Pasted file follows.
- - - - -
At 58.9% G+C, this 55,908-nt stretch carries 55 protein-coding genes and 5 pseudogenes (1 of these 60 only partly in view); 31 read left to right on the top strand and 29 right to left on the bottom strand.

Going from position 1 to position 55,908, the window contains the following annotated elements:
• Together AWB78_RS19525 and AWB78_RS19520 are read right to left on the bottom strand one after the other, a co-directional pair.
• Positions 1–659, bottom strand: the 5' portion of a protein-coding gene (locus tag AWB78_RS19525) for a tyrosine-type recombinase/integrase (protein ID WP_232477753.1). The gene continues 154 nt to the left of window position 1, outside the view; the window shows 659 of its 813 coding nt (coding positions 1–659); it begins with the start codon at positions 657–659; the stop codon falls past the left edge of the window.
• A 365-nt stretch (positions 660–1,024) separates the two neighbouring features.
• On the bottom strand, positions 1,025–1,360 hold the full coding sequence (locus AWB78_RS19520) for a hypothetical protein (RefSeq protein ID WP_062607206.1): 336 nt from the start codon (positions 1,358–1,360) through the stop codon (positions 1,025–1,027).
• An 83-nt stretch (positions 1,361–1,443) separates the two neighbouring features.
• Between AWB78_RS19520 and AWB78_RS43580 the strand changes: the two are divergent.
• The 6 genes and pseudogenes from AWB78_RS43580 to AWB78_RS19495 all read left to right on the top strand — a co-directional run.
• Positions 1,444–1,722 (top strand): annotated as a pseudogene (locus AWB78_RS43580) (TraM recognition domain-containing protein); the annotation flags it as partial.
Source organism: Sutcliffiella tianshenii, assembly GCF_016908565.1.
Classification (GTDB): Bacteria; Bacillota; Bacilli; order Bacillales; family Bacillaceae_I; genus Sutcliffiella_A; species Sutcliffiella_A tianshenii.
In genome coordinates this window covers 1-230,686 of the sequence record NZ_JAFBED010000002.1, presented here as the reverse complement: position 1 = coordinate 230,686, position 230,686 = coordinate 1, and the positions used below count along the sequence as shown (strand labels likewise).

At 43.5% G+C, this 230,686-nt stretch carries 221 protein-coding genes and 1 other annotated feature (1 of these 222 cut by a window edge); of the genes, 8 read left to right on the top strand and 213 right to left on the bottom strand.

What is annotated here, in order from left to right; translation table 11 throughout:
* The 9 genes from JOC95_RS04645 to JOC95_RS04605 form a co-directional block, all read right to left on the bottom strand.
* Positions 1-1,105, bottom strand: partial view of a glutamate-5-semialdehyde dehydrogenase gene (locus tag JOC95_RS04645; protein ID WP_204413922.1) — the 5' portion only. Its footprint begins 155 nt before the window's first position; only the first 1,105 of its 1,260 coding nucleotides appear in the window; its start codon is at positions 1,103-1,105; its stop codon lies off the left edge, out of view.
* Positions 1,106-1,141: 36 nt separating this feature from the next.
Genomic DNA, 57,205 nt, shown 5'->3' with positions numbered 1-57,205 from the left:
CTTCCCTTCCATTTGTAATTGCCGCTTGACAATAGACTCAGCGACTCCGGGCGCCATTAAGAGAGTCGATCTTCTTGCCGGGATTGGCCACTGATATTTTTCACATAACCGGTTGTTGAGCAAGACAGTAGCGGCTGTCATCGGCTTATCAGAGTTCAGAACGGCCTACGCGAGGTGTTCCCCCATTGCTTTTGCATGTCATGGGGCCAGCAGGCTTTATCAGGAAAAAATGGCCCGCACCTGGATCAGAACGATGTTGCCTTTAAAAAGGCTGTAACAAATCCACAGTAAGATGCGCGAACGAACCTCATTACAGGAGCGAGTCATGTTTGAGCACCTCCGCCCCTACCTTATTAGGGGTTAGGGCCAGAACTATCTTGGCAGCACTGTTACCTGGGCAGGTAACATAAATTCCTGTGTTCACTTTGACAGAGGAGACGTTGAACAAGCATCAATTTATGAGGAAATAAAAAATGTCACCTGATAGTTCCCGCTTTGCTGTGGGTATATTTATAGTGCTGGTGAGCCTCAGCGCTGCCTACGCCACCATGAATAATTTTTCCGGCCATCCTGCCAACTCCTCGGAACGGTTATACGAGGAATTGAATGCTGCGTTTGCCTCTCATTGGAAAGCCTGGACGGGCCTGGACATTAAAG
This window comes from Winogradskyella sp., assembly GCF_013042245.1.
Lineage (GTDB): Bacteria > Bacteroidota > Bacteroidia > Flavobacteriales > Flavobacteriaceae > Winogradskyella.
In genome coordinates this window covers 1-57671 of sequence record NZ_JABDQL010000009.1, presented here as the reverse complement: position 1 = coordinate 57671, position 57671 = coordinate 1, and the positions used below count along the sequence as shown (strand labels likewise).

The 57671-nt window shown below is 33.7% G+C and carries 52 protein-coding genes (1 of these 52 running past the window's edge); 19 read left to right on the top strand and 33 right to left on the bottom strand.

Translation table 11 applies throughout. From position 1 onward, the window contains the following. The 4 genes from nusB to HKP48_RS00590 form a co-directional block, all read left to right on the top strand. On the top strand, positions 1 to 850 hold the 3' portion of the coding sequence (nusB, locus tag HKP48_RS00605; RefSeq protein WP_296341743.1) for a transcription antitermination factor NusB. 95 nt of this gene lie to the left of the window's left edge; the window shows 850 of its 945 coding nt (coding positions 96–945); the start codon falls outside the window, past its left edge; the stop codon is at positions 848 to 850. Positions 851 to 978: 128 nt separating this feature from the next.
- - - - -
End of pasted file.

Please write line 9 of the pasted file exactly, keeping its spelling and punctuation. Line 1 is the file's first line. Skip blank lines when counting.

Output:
• The 6 genes and pseudogenes from AWB78_RS43580 to AWB78_RS19495 all read left to right on the top strand — a co-directional run.